Brian Flores On Military Mentality: ‘I’m Demanding’

Pittsburgh Steelers Senior Defensive Assistant/LBs Coach Brian Flores spoke to the media following mandatory minicamp practice regarding several different topics, including his work with the inside linebackers as well as how he separates his work on the field from his ongoing lawsuit against the NFL. When asked about the players’ recent comments regarding his “bull dog, military mentality” and being a detail-oriented coach, Flores made no qualms saying it how it is when answering the question on video via the team website.

“Look, I’m demanding,” Flores responded to the question. “I make no bones about it. I think a lot of the coaches… I think that Mike’s [Tomlin] demanding. I think that’s coaching. I think our guys responded to it well. I think when you are trying to help someone grow and get better, they need those details. They need that push to get to that level, and I always do that.”

Brain Flores’ coaching style isn’t anything new as his detail-oriented, process-driven focus has been drilled into his head ever since coming into the league back in 2004 when he got his start with the New England Patriots as a scouting assistant. Flores would climb the ladder under the watchful eye of coaching legend Bill Belichick, becoming a special teams assistant in 2008 and then transitioning to the defensive side of the football in 2011, holding the titles of defensive assistant, safeties coach, and linebackers coach/defensive play-caller for the Patriots before becoming Miami’s head coach in 2019.

Belichick had a military background himself, with his father serving in World War II and serving as an assistant coach and scout on Navy’s staff from 1956 to 1989. During that time, Belichick helped his father study and break down game tape, becoming a true student of the game, as he would eventually graduate for Annapolis High School.

Belichick took this attention to detail and focus on the daily disciplines with him when he began his coaching career, becoming well-known for his preparation and for being a tough character to get along with at times due to his “tough love” coaching style. Flores, being a long-time student of Belichick, has been brought up the same way, having little remorse for excuses and taking extreme pride on the attention to detail needed for development and execution at the NFL level. Flores recognizes this not only as his upbringing under Belichick, but what coaching should be in general.

Speaking as a certified sports performance coach that has worked with hundreds of Division I athletes with Florida Football and Iowa Football, I can attest that if you want to be a successful football program at the highest level, you must be demanding as a coach. I worked under the likes of Nick Savage and Chris Doyle who were regarded as two of the best in the business in collegiate strength and conditioning, and both of them and their staffs were extremely demanding of the players as well as of the support staff. That coaching style has molded me into the coach that I am today, using that militaristic mindset while coaching middle school and high school athletes which has been extremely effective.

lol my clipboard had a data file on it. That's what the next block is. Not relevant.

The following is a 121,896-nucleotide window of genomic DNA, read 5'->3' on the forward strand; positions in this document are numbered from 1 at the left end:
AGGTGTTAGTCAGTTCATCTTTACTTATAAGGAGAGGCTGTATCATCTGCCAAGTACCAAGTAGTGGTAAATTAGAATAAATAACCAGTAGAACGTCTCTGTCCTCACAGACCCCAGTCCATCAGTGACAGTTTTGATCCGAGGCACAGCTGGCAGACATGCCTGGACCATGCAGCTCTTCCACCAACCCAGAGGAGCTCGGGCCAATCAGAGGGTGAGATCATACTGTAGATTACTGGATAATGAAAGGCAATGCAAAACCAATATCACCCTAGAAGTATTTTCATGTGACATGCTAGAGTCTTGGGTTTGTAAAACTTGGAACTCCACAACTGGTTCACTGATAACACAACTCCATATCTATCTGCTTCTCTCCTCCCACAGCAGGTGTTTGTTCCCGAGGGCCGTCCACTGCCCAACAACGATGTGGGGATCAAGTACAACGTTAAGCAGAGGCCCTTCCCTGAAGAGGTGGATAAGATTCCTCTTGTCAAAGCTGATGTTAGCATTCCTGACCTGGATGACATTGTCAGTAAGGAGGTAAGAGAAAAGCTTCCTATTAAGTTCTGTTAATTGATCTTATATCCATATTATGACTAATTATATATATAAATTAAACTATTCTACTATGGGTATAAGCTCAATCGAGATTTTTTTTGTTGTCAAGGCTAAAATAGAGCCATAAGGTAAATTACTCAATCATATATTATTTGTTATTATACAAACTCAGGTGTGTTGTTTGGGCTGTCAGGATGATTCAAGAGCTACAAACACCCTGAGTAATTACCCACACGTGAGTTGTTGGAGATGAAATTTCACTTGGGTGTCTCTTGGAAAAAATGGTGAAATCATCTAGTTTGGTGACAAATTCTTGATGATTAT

Flores giving his players “tough love” or being demanding may come off as like a drill sergeant or as demeaning by some, but the reality is that at the highest level of the sport of football, you must be physically and mentally tough to succeed. Flores knows this, being on a Patriots staff under the direction of Belichick that made it to five Super Bowls, winning three of them. The players are grown men that must be pushed to become the best they can be at executing at a high level, being able to withstand the adversity they will undoubtedly see on the football field and overcome that to come out with the victory.

It may seem like a straightforward answer from Flores, but it did resonate with me given the way I can personally relate to his background and coaching style. Pittsburgh has been known for having coverage busts and lapses regarding gap integrity playing the run in recent seasons, often going back to “miscommunication” amongst the members of the defense. Flores should be able to help in this area, at least somewhat, given his attention to detail and willingness to call players out now in June to make sure they are as prepared as possible come the regular season.

We will see how much the addition of Flores pays off come the fall in terms of improvements to the ILB room and the defense in general. Still, given the numerous player comments about his impact and his mindset thus far during his brief time in Pittsburgh, his impact has already been felt in a profound way.

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